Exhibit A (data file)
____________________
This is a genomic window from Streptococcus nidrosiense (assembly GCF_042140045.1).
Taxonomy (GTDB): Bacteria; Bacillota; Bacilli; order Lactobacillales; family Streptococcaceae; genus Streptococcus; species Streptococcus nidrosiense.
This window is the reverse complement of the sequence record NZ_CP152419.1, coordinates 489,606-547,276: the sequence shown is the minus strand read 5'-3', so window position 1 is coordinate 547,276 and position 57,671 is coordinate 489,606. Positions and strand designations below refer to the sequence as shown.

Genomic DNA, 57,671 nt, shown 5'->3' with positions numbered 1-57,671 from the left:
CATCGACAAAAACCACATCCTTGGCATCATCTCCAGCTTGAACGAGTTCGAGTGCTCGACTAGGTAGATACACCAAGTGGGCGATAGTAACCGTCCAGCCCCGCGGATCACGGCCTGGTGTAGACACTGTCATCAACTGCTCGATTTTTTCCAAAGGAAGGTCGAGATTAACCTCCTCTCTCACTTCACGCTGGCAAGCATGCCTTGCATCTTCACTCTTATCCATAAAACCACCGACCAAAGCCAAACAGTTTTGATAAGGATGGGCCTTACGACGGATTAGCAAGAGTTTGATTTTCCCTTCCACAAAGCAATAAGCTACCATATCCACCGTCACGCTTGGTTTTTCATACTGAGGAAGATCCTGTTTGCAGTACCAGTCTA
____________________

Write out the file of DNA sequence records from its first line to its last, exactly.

This is a genomic window from Streptococcus nidrosiense (assembly GCF_042140045.1).
Taxonomy (GTDB): Bacteria; Bacillota; Bacilli; order Lactobacillales; family Streptococcaceae; genus Streptococcus; species Streptococcus nidrosiense.
This window is the reverse complement of the sequence record NZ_CP152419.1, coordinates 489,606-547,276: the sequence shown is the minus strand read 5'-3', so window position 1 is coordinate 547,276 and position 57,671 is coordinate 489,606. Positions and strand designations below refer to the sequence as shown.

Genomic DNA, 57,671 nt, shown 5'->3' with positions numbered 1-57,671 from the left:
CATCGACAAAAACCACATCCTTGGCATCATCTCCAGCTTGAACGAGTTCGAGTGCTCGACTAGGTAGATACACCAAGTGGGCGATAGTAACCGTCCAGCCCCGCGGATCACGGCCTGGTGTAGACACTGTCATCAACTGCTCGATTTTTTCCAAAGGAAGGTCGAGATTAACCTCCTCTCTCACTTCACGCTGGCAAGCATGCCTTGCATCTTCACTCTTATCCATAAAACCACCGACCAAAGCCAAACAGTTTTGATAAGGATGGGCCTTACGACGGATTAGCAAGAGTTTGATTTTCCCTTCCACAAAGCAATAAGCTACCATATCCACCGTCACGCTTGGTTTTTCATACTGAGGAAGATCCTGTTTGCAGTACCAGTCTA